“Two fantastic at-bats in the seventh inning,” manager John Farrell said. “David with an outstanding at-bat. Just misses a double, able to work out the walk against probably a premium left-handed reliever and then Nap seemingly tomahawks a pitch that has just enough to get out of here. Sea-saw game back and forth. Great to see us respond with the two-run home run by Nap.”
Blake Swihart scored on a wild pitch in the eighth for an insurance run.
Junichi Tazawa got a double-play in the eighth to end a potential Rays rally and Koji Uehara pitched the ninth to close out the win.
The Red Sox grabbed a 4-3 lead in the fifth inning on Alejandro De Aza’s second RBI of the game, but the bullpen couldn’t hold it.
In the seventh inning Robbie Ross Jr. allowed a walk and hit another batter to set up runners on first and second with two outs before departing from the game. Tazawa couldn’t escape as he allowed a pinch-hit double to John Jaso, which scored two runs and gave the Rays the 5-4 lead.
Red Sox starter Eduardo Rodriguez didn’t have the best command of his fastball, but made up for it with one of his better changeups of the season. The left-hander went five innings and allowed three runs on six hits, while striking out four. The issue was he walked four batters on the way to throwing a career-high 110 pitches.
“On a night where Eddie battled himself, never really got into much of a rhythm, but to his credit made some pitches with runners in scoring position to minimize the damage,” Farrell said.
The Red Sox scored three times in the first inning to take a 3-1 lead early on. De Aza singled home Xander Bogaerts and then Swihart came through with a two-run single to shallow left field.
Here is what went right (and wrong) in the Red Sox’ win:
|Closing Time: Joe Kelly, Red Sox relievers roughed up in loss to White Sox||07.27.15 at 11:06 pm ET|
It certainly wasn’t the best played game, but at least it provided some mild entertainment.
After three lead changes and three ties, the White Sox outlasted the Red Sox, 10-8 Monday night at Fenway Park. The Red Sox now haven’t won two straight games since their seven-game win streak ended July 8.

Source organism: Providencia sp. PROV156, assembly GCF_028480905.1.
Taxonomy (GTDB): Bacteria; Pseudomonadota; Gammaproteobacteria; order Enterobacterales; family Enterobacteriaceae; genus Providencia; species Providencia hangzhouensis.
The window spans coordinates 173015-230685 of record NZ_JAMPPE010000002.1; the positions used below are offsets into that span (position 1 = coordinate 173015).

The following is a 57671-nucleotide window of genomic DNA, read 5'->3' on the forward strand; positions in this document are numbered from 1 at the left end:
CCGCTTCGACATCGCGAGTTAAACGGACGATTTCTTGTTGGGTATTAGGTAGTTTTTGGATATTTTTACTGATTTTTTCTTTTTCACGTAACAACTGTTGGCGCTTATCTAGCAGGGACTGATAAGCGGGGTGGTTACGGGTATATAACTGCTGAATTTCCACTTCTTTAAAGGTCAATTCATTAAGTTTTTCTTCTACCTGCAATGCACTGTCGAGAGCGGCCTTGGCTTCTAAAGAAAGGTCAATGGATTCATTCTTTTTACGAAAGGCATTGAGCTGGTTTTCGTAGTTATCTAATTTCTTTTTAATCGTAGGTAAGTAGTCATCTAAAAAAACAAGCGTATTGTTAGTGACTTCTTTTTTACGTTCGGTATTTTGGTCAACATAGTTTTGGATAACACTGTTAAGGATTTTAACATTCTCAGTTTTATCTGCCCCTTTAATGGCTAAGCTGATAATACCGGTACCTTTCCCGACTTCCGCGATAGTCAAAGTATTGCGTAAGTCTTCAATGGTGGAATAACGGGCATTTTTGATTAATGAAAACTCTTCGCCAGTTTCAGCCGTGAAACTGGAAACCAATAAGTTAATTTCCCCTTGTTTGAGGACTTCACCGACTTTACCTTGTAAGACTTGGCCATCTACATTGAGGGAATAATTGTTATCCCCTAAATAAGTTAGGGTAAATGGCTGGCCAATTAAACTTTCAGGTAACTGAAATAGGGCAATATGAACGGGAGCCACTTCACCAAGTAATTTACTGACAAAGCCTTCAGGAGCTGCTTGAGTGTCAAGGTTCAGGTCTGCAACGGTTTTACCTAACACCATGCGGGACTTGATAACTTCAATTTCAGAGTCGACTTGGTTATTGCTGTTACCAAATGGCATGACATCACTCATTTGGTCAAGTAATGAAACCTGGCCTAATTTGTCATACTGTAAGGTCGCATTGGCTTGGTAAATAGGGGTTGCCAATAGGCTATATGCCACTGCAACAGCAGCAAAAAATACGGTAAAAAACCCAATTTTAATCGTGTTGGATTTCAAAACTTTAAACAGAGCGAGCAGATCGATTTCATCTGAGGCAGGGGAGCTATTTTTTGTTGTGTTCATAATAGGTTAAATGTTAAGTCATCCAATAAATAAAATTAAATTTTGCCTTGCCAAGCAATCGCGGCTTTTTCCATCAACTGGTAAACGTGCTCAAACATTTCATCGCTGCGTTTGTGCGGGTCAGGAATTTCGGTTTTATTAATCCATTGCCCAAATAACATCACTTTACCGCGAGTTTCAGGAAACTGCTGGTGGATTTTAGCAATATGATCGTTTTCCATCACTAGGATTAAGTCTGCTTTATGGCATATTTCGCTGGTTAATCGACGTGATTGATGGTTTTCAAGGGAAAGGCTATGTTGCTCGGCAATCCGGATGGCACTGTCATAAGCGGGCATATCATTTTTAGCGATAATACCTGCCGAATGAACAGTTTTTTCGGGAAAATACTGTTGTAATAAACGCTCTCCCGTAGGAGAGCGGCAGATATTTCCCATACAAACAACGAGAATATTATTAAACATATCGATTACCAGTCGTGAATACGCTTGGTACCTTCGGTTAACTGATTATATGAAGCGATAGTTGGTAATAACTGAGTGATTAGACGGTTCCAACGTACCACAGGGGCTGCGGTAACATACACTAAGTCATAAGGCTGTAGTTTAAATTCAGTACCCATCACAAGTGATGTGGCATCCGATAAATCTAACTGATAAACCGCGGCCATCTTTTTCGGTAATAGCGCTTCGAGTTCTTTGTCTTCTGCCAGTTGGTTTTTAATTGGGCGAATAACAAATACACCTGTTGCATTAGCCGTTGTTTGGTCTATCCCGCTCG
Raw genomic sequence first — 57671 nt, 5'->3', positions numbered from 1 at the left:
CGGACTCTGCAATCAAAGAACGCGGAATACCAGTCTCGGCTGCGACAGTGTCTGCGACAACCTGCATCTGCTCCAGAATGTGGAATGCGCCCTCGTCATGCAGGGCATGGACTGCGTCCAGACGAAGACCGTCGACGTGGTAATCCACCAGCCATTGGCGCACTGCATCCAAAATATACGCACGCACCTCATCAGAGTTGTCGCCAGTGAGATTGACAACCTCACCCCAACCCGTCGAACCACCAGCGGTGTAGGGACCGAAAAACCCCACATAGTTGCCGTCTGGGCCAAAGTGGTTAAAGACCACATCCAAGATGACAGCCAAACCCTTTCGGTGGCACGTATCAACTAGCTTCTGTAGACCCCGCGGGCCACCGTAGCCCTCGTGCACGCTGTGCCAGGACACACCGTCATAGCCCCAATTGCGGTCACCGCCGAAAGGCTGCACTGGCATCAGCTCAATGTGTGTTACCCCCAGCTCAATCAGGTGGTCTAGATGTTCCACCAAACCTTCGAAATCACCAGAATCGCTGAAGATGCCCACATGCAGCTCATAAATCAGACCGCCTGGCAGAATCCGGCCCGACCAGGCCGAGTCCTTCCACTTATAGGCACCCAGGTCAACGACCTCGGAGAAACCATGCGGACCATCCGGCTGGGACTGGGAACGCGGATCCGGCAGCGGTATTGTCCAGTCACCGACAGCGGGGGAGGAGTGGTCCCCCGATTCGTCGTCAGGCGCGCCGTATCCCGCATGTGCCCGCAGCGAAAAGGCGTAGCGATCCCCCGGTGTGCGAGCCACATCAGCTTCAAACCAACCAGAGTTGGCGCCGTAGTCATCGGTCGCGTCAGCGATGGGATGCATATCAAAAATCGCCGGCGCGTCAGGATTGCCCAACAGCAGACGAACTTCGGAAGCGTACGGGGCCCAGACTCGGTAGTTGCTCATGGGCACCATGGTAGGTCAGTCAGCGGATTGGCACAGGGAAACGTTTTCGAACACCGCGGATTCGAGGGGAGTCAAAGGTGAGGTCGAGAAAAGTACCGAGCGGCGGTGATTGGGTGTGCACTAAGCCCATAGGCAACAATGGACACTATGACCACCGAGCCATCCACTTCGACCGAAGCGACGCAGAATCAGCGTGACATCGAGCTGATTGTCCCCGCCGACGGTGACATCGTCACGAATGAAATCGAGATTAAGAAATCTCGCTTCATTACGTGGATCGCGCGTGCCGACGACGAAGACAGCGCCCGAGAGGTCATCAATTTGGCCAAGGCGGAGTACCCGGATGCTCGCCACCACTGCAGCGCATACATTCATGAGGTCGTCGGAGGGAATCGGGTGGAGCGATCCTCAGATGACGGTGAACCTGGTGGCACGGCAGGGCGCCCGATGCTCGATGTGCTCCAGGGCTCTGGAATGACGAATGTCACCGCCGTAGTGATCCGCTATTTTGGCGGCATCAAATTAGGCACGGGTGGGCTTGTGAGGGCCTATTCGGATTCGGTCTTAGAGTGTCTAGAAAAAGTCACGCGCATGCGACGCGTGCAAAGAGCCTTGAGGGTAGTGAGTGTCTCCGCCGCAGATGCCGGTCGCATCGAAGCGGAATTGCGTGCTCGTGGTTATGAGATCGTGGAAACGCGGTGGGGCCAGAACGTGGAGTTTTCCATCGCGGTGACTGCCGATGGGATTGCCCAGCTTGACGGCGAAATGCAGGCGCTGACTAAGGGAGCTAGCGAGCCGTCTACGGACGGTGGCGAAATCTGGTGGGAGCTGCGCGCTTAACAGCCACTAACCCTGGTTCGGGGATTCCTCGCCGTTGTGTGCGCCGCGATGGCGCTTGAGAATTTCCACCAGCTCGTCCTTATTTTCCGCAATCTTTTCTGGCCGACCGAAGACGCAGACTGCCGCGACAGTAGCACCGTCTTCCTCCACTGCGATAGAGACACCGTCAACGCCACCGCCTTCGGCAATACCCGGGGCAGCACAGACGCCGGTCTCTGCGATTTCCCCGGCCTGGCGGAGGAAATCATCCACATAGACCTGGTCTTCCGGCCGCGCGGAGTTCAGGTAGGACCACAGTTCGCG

With the game tied at seven in the seventh, the White Sox scored two runs off Red Sox reliever Robbie Ross Jr. He had allowed a run in the sixth as well, as he finished allowing three runs over two innings of work to take the loss.
Tommy Layne allowed another White Sox run in the ninth. The Red Sox scored one run in the ninth — a Pablo Sandoval single — to make it a two-run game, but that was all they could get as they had the tying run on first base.
Chicago jumped out to a 4-0 lead before the Red Sox even stepped into the batters box. Joe Kelly allowed four first inning runs, as the first six batters of the reach reached base, including three extra-base hits (back-to-back triples) to open the game.
The Red Sox battled back and tied the game at four after two innings. David Ortiz hit another home run in the first inning, a two-run shot (his third in two games) and then Jemile Weeks and Mookie Betts each had RBI singles in the second.
Kelly allowed another run in the third inning, which would ultimately be his last, as the right-hander went 3 1/3 innings, allowing five runs (four earned) on seven hits, while striking out two. It was the second time in his last three starts where he failed to make it out of the fourth inning.
“Rough outing,” manager John Farrell said. “A lot of elevated pitches in the strike zone. There were strikes, but the command within the strike zone was lacking. A lot of hard contact early. We come right back after a couple of innings and tie things up. We’re going through the third time and it was time to make a move to the bullpen. Bottom line in this game, we couldn’t put up enough zeros.”
But once again the Red Sox fought back, taking the lead in the fourth inning. Betts had an infield single and they scored another when third baseman Tyler Saladino booted a Hanley Ramirez grounder.